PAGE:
MarLIN

information on the biology of species and the ecology of habitats found around the coasts and seas of the British Isles

A polychaete (Magelona mirabilis)

Distribution data supplied by the Ocean Biogeographic Information System (OBIS). To interrogate UK data visit the NBN Atlas.

Summary

Description

A long, threadlike worm divided into 2 distinct sections by an intervening segment different from the others. The body is square in section, about 2.5 mm wide and between 50 and 170 mm long although it is often much smaller in length. The head end bears a pair of long, thick palps and a prostomium flattened like a duck's bill and often wider than the rest of the body. However, the wider segment (chaetiger 8 or 9) is often hard to distinguish, even with the aid of a microscope (M. Kendall, pers. comm.). The palps are deciduous and it is unusual to find specimens where they are present (M. Kendall, pers. comm.). The palps are often cropped by fish. The palps and front portion of the body are a very soft pink, while the rear portion is greenish grey with white blotches.

Recorded distribution in Britain and Ireland

Expected to occur all around the coasts of Britain and Ireland where suitable substrata occur. Recorded patchily from all British and Irish coasts.

Global distribution

Recorded from North Sea coasts, the Baltic Sea, the Atlantic coast of France and the Mediterranean coast of France.

Habitat

Magelona mirabilis typically burrows in fine sand at low water and in the shallow sublittoral. It does not produce a tube. Magelona mirabilis is adapted for life in highly unstable sediments, characterized by surf, strong currents and sediment mobility.

Depth range

Mid shore to 32 m depth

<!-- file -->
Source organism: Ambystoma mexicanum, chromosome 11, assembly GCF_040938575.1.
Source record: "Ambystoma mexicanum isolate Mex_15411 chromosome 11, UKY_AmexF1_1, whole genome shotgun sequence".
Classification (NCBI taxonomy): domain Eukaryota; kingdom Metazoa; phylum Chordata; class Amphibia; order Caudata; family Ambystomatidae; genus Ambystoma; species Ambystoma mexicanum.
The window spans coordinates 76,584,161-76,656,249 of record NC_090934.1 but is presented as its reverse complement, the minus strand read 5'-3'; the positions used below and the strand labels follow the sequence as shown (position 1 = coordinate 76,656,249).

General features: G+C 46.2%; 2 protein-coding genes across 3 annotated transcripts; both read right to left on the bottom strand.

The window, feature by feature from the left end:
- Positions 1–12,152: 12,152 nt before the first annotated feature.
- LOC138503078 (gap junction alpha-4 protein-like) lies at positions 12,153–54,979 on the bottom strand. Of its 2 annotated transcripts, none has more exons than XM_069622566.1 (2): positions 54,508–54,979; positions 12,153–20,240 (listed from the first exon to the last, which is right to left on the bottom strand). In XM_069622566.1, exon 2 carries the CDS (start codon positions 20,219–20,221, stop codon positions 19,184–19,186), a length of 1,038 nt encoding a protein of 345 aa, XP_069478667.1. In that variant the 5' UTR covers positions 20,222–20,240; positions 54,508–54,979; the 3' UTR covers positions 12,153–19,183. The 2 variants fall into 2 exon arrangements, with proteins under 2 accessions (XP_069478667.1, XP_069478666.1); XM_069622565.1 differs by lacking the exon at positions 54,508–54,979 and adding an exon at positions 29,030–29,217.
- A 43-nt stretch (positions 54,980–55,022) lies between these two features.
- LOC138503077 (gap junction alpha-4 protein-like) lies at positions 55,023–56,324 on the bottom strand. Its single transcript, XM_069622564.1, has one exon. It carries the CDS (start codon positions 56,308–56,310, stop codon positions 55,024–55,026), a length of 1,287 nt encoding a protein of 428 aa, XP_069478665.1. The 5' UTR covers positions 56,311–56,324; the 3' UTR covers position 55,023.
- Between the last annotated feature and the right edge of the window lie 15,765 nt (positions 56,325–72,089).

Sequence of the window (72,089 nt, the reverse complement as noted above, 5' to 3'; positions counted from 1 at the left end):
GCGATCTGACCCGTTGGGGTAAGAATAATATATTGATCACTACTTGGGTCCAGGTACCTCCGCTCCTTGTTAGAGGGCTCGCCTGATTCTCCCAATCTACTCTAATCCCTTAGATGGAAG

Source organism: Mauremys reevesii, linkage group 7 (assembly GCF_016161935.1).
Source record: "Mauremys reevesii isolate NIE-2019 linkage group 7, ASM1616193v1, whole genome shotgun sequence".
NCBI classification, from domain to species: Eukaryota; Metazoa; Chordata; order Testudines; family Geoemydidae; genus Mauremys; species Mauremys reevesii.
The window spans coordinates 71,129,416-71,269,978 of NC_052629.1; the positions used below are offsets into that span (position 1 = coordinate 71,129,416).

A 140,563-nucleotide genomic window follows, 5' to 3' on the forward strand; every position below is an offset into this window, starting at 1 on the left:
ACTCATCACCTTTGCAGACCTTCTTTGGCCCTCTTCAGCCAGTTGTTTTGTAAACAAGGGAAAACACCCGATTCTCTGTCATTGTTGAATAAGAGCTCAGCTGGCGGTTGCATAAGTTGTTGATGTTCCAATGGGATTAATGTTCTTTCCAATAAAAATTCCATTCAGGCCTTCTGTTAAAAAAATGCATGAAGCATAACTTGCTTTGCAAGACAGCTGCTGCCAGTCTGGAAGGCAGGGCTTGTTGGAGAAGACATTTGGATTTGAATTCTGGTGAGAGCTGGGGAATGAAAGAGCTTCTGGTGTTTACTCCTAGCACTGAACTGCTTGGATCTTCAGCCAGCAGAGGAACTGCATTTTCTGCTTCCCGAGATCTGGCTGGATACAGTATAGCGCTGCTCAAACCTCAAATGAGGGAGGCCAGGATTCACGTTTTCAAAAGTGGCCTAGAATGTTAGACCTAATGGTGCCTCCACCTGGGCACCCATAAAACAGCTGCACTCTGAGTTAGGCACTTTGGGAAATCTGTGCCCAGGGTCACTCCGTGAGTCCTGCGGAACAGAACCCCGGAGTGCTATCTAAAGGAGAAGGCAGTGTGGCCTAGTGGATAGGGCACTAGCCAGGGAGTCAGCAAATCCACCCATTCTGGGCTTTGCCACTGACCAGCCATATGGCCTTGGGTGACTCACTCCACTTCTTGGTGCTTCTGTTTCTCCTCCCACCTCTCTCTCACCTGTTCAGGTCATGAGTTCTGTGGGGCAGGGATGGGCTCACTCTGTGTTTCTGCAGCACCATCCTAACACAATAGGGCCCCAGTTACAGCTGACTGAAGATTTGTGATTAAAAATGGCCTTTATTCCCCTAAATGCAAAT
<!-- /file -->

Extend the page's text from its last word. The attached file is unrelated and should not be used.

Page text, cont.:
Identifying features

  • Palps fringed with papillae down one side and inserted ventrally at base of prostomium. However, the palps are rarely present.
  • 8 anterior chaetigers bear only hair-like chaetae.
  • Chaetiger 9 has greatly developed dorsal lappets almost meeting at the mid-line and paddle shaped chaetae forming a broad fan.
  • Remaining chaetigers have smaller, incurved parapodial lappets and relatively few, short, hooded chaetae with double hooks.
  • Terminal segment bears 2 small, anal cirri.

Additional information

Magelona papillicornis is not a true synonym. Magelona papillicornis has not changed its name and still exists off the coasts of Brazil. However, Magelona mirabilis includes the north east Atlantic animals that were once called Magelona papillicornis (M. Kendall, pers. comm.). See Jones (1977) for further taxonomic information.

For detailed notes on the identification of European Magelona sp., see Fiege et al. (2000).

Listed by

- none -

Further information sources

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Biology review

Taxonomy

PhylumAnnelida
ClassPolychaeta
OrderSpionida
FamilyMagelonidae
GenusMagelona
Authority(Johnston, 1865)
Recent SynonymsMagelona papillicornis F. Müller, 1858

Biology

Typical abundanceSee additional information
Male size range5-17cm
Male size at maturity
Female size rangeMedium(11-20 cm)
Female size at maturity
Growth formVermiform segmented
Growth rateInsufficient information
Body flexibilityHigh (greater than 45 degrees)
Mobility
Characteristic feeding methodSurface deposit feeder
Diet/food source
Typically feeds onDetritus, microalgae, small animals
Sociability
Environmental positionInfaunal
DependencyIndependent.
SupportsNone
Is the species harmful?No information

Biology information

Abundance
Occurs at high densities where environmental conditions are suitable. For example, Kuhl (1972) reported Magelona papillicormis at densities of 279 individuals per 0.1 m² on sandy muddy ground in the Elbe Estuary.
Feeding
Magelona mirabilis feeds by gathering organic material from the sediment surface with its palps. When feeding on poorly sorted material, selectivity may be shown in that magelonids prefer to handle larger particles. Small crustaceans may also be taken as prey, for example, the mucous on the palps may trap a few harpacticoids although this is likely to be incidental (M. Kendall, pers. comm.). In well sorted sand, selectivity may be absent as particles with a high organic content have already been concentrated by other means (Fauchald & Jumars, 1979).

Habitat preferences

Physiographic preferencesOpen coast, Strait / sound, Enclosed coast / Embayment
Biological zone preferencesLower eulittoral, Lower infralittoral, Sublittoral fringe, Upper circalittoral, Upper infralittoral